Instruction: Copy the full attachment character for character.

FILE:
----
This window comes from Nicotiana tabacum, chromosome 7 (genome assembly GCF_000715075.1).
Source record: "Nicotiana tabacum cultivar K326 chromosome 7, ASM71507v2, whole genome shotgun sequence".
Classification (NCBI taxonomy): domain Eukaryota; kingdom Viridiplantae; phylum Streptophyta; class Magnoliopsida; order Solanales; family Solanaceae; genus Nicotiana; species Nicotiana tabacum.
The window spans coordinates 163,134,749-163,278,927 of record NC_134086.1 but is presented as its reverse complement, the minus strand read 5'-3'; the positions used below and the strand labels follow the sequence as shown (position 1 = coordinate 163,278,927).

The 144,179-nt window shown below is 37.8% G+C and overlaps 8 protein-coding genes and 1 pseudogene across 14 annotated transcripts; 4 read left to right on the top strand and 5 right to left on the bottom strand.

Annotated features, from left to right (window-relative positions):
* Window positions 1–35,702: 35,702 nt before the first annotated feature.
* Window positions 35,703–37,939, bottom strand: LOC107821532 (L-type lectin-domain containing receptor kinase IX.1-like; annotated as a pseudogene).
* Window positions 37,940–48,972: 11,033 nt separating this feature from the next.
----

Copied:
This window comes from Nicotiana tabacum, chromosome 7 (genome assembly GCF_000715075.1).
Source record: "Nicotiana tabacum cultivar K326 chromosome 7, ASM71507v2, whole genome shotgun sequence".
Classification (NCBI taxonomy): domain Eukaryota; kingdom Viridiplantae; phylum Streptophyta; class Magnoliopsida; order Solanales; family Solanaceae; genus Nicotiana; species Nicotiana tabacum.
The window spans coordinates 163,134,749-163,278,927 of record NC_134086.1 but is presented as its reverse complement, the minus strand read 5'-3'; the positions used below and the strand labels follow the sequence as shown (position 1 = coordinate 163,278,927).

The 144,179-nt window shown below is 37.8% G+C and overlaps 8 protein-coding genes and 1 pseudogene across 14 annotated transcripts; 4 read left to right on the top strand and 5 right to left on the bottom strand.

Annotated features, from left to right (window-relative positions):
* Window positions 1–35,702: 35,702 nt before the first annotated feature.
* Window positions 35,703–37,939, bottom strand: LOC107821532 (L-type lectin-domain containing receptor kinase IX.1-like; annotated as a pseudogene).
* Window positions 37,940–48,972: 11,033 nt separating this feature from the next.